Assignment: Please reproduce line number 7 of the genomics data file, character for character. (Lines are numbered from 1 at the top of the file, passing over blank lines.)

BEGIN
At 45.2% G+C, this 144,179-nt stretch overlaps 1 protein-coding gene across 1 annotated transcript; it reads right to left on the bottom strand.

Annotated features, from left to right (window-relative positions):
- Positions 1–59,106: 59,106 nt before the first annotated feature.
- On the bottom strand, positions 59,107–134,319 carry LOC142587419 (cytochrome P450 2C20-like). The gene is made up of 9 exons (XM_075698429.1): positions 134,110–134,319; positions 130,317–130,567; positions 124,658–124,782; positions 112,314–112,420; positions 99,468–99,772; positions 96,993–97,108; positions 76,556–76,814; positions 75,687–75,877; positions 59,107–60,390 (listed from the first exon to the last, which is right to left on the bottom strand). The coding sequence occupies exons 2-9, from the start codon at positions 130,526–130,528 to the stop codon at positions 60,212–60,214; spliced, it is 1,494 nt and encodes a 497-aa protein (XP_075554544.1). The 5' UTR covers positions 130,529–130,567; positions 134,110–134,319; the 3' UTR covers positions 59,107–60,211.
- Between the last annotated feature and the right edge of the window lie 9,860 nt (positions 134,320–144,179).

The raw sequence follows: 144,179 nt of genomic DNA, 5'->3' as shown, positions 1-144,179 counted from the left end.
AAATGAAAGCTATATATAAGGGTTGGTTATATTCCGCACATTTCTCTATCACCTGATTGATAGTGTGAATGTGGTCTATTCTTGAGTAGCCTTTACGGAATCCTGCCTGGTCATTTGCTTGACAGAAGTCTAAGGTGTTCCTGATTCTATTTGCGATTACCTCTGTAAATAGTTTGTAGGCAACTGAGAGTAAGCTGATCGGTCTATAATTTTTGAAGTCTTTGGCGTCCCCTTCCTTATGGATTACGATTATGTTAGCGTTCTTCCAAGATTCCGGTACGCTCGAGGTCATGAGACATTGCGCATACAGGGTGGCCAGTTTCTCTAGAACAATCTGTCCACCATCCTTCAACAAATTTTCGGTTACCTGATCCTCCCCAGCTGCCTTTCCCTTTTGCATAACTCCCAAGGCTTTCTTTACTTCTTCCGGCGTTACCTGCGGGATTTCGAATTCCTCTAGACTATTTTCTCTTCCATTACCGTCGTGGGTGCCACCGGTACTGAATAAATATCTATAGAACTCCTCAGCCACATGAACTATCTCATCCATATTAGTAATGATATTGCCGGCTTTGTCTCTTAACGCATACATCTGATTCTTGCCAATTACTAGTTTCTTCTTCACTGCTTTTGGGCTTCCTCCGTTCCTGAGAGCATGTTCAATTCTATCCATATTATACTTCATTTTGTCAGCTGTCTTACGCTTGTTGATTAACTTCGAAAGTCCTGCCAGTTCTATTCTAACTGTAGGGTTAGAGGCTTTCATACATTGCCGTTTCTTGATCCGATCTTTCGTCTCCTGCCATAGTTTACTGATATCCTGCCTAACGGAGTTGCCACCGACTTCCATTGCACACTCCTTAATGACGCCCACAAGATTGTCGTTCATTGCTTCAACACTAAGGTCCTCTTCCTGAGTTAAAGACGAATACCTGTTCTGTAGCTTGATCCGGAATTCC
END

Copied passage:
AAATGAAAGCTATATATAAGGGTTGGTTATATTCCGCACATTTCTCTATCACCTGATTGATAGTGTGAATGTGGTCTATTCTTGAGTAGCCTTTACGGAATCCTGCCTGGTCATTTGCTTGACAGAAGTCTAAGGTGTTCCTGATTCTATTTGCGATTACCTCTGTAAATAGTTTGTAGGCAACTGAGAGTAAGCTGATCGGTCTATAATTTTTGAAGTCTTTGGCGTCCCCTTCCTTATGGATTACGATTATGTTAGCGTTCTTCCAAGATTCCGGTACGCTCGAGGTCATGAGACATTGCGCATACAGGGTGGCCAGTTTCTCTAGAACAATCTGTCCACCATCCTTCAACAAATTTTCGGTTACCTGATCCTCCCCAGCTGCCTTTCCCTTTTGCATAACTCCCAAGGCTTTCTTTACTTCTTCCGGCGTTACCTGCGGGATTTCGAATTCCTCTAGACTATTTTCTCTTCCATTACCGTCGTGGGTGCCACCGGTACTGAATAAATATCTATAGAACTCCTCAGCCACATGAACTATCTCATCCATATTAGTAATGATATTGCCGGCTTTGTCTCTTAACGCATACATCTGATTCTTGCCAATTACTAGTTTCTTCTTCACTGCTTTTGGGCTTCCTCCGTTCCTGAGAGCATGTTCAATTCTATCCATATTATACTTCATTTTGTCAGCTGTCTTACGCTTGTTGATTAACTTCGAAAGTCCTGCCAGTTCTATTCTAACTGTAGGGTTAGAGGCTTTCATACATTGCCGTTTCTTGATCCGATCTTTCGTCTCCTGCCATAGTTTACTGATATCCTGCCTAACGGAGTTGCCACCGACTTCCATTGCACACTCCTTAATGACGCCCACAAGATTGTCGTTCATTGCTTCAACACTAAGGTCCTCTTCCTGAGTTAAAGACGAATACCTGTTCTGTAGCTTGATCCGGAATTCC